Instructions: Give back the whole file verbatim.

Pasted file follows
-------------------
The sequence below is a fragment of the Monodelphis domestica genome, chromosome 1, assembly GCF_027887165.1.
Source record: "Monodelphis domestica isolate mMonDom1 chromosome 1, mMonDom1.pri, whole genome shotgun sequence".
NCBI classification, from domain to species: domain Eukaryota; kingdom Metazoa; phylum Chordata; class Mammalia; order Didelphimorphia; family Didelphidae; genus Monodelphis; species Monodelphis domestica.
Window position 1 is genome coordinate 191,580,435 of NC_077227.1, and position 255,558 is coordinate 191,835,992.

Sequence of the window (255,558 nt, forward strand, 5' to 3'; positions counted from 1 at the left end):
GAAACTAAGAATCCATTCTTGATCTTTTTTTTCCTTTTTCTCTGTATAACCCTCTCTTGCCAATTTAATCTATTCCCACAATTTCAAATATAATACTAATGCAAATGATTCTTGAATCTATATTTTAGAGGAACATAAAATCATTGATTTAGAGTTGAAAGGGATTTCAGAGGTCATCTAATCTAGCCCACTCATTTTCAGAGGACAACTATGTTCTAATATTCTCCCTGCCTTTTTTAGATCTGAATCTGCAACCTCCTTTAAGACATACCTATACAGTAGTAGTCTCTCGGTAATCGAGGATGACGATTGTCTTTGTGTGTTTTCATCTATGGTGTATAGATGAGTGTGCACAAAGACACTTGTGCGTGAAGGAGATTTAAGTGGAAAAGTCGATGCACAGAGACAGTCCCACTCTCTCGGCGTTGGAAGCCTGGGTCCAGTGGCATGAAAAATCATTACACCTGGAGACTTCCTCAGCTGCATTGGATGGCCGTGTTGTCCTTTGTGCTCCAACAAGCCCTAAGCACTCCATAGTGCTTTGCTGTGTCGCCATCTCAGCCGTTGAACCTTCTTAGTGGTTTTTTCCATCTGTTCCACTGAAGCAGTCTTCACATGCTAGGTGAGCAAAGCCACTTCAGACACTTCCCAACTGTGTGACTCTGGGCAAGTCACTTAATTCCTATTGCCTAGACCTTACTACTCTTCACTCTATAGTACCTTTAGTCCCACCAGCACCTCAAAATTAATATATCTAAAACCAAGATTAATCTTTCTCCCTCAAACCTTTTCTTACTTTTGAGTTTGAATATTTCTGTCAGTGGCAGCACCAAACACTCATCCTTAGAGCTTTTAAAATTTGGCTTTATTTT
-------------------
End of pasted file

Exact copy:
The sequence below is a fragment of the Monodelphis domestica genome, chromosome 1, assembly GCF_027887165.1.
Source record: "Monodelphis domestica isolate mMonDom1 chromosome 1, mMonDom1.pri, whole genome shotgun sequence".
NCBI classification, from domain to species: domain Eukaryota; kingdom Metazoa; phylum Chordata; class Mammalia; order Didelphimorphia; family Didelphidae; genus Monodelphis; species Monodelphis domestica.
Window position 1 is genome coordinate 191,580,435 of NC_077227.1, and position 255,558 is coordinate 191,835,992.

Sequence of the window (255,558 nt, forward strand, 5' to 3'; positions counted from 1 at the left end):
GAAACTAAGAATCCATTCTTGATCTTTTTTTTCCTTTTTCTCTGTATAACCCTCTCTTGCCAATTTAATCTATTCCCACAATTTCAAATATAATACTAATGCAAATGATTCTTGAATCTATATTTTAGAGGAACATAAAATCATTGATTTAGAGTTGAAAGGGATTTCAGAGGTCATCTAATCTAGCCCACTCATTTTCAGAGGACAACTATGTTCTAATATTCTCCCTGCCTTTTTTAGATCTGAATCTGCAACCTCCTTTAAGACATACCTATACAGTAGTAGTCTCTCGGTAATCGAGGATGACGATTGTCTTTGTGTGTTTTCATCTATGGTGTATAGATGAGTGTGCACAAAGACACTTGTGCGTGAAGGAGATTTAAGTGGAAAAGTCGATGCACAGAGACAGTCCCACTCTCTCGGCGTTGGAAGCCTGGGTCCAGTGGCATGAAAAATCATTACACCTGGAGACTTCCTCAGCTGCATTGGATGGCCGTGTTGTCCTTTGTGCTCCAACAAGCCCTAAGCACTCCATAGTGCTTTGCTGTGTCGCCATCTCAGCCGTTGAACCTTCTTAGTGGTTTTTTCCATCTGTTCCACTGAAGCAGTCTTCACATGCTAGGTGAGCAAAGCCACTTCAGACACTTCCCAACTGTGTGACTCTGGGCAAGTCACTTAATTCCTATTGCCTAGACCTTACTACTCTTCACTCTATAGTACCTTTAGTCCCACCAGCACCTCAAAATTAATATATCTAAAACCAAGATTAATCTTTCTCCCTCAAACCTTTTCTTACTTTTGAGTTTGAATATTTCTGTCAGTGGCAGCACCAAACACTCATCCTTAGAGCTTTTAAAATTTGGCTTTATTTT